Updates for Microsoft Teams bots in Multi-Geo environments

Ojasvi

This past July, we announced that Microsoft Teams is now included in Microsoft 365 Multi-Geo. With Microsoft 365 Multi-Geo, organizations have greater control over the location of specific data centers their data is stored in. Admins can provision and store data at rest in the geo locations of their choice to help meet data residency requirements, especially helpful for multi-national organizations. With this inclusion, we wanted to share some important updates that you should be aware of if you develop Teams bots.

Impact for bot developers

With this update, the service URL for a tenant might change and so users in the same tenant might have different service URLs. In this situation, our guidance remains the: please use the service URL from the incoming activity to reply. If the tenant or user URL changes, then both the old and new service URL will work.

For example, when your bot creates a 1:1 chat and sends proactive messages to all users within a group chat (team) – the serviceURL associated with that group chat (team) will work for contacting users 1:1. Your bot might receive a different serviceURL from the newly created 1:1 chat depending on the user’s preferred region. In this case you should use the serviceURL from the incoming activity (1:1 chat), however using the original serviceURL (group chat/team) will continue to work.

As a reminder, with Microsoft Teams Bots, the Bot Framework Connector service enables your bot to exchange messages with Teams users. The service uses industry-standard REST and JSON over HTTPS.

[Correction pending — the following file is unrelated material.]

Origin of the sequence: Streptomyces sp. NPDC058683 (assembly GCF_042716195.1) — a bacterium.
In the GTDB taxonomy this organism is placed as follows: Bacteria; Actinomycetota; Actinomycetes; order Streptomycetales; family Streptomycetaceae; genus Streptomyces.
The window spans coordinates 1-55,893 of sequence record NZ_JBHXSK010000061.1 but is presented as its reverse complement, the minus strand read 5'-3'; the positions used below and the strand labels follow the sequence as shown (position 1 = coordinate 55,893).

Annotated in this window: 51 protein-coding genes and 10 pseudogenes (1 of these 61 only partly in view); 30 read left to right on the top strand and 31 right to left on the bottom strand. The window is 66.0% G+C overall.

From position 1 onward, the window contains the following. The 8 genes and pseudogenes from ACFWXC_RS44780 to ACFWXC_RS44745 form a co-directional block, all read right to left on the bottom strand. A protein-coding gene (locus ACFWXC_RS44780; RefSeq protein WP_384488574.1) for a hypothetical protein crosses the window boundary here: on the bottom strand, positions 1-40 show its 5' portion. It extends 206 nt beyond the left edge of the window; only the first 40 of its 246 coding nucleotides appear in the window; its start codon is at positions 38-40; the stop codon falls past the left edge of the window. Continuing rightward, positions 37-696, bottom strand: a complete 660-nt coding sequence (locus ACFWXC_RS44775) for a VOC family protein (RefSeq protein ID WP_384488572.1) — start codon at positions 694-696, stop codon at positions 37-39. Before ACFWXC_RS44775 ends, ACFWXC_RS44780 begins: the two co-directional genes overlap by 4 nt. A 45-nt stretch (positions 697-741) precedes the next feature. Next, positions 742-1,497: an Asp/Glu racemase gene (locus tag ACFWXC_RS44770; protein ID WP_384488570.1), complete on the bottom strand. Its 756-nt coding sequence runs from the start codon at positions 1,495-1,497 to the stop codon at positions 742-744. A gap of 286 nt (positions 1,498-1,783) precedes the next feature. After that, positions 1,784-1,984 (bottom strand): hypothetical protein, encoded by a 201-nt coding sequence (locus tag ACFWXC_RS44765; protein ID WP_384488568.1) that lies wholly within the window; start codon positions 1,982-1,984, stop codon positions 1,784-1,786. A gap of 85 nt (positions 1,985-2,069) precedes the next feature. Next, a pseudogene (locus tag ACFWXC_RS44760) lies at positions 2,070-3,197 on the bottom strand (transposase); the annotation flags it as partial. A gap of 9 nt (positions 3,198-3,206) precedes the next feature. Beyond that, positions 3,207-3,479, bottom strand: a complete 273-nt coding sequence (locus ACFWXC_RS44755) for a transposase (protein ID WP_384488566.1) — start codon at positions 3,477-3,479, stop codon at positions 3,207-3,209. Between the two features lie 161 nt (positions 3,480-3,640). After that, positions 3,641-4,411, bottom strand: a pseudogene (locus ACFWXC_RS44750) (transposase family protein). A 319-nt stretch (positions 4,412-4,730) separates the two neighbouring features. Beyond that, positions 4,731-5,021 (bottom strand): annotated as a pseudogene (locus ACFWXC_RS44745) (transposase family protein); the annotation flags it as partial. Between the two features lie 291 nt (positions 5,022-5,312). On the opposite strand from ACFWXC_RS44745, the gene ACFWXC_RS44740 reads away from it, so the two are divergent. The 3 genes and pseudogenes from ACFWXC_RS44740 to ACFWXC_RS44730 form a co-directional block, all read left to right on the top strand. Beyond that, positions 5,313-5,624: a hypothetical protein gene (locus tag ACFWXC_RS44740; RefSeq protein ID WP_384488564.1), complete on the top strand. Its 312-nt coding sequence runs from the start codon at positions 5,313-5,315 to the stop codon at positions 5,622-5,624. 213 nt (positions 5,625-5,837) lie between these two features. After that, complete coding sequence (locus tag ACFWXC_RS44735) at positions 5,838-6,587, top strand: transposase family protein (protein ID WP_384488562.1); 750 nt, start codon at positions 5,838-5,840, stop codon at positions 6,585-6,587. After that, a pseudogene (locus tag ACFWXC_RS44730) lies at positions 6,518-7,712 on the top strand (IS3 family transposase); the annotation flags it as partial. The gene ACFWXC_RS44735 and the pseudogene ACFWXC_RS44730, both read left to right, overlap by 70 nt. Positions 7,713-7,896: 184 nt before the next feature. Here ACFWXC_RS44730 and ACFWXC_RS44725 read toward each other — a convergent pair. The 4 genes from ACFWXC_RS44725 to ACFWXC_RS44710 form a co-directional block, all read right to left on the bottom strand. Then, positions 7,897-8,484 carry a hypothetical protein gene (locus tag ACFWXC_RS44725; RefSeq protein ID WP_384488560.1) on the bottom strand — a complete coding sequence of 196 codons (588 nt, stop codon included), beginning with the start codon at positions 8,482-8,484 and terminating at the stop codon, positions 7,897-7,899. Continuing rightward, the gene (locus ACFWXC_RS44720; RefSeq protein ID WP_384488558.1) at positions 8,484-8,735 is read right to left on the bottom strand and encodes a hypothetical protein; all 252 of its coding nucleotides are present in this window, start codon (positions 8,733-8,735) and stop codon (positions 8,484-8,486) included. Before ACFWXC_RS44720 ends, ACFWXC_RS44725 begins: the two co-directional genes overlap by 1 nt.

When a user sends a message to your bot, the incoming request contains an Activity object with a serviceUrl property that specifies the endpoint to which your bot should send its response. To access the Bot Connector service, use the serviceUrl value as the base URI for API requests.

For example, assume that your bot receives the following activity when the user sends a message to the bot.

{
    "type": "message",
    "id": "bf3cc9a2f5de...",
    "timestamp": "2016-10-19T20:17:52.2891902Z",
    "serviceUrl": "https://smba.trafficmanager.net/amer",
    "channelId": "channel's name/id",
    "from": {
        "id": "1234abcd",
        "name": "user's name"
    },
    "conversation": {
        "id": "abcd1234",
        "name": "conversation's name"
    },
    "recipient": {
        "id": "12345678",
        "name": "bot's name"
    },
    "text": "Haircut on Saturday"
}

The serviceUrl property within the user’s message indicates that the bot should send its response to the endpoint https://smba.trafficmanager.net/amer; this will be the base URI for any subsequent requests that the bot issues in the context of this conversation. If your bot will need to send a proactive message to the user, be sure to save the value of serviceUrl.

The following example shows the request that the bot issues to respond to the user’s message.

POST https://smba.trafficmanager.net/apis/v3/conversations/abcd1234/activities/bf3cc9a2f5de...
Authorization: Bearer eyJhbGciOiJIUzI1Ni...
Content-Type: application/json

Reach out for help

We’re here to help answer any questions or feedback you may have. For more information or where to go for help, please visit our developer engagement channels.

Happy coding!

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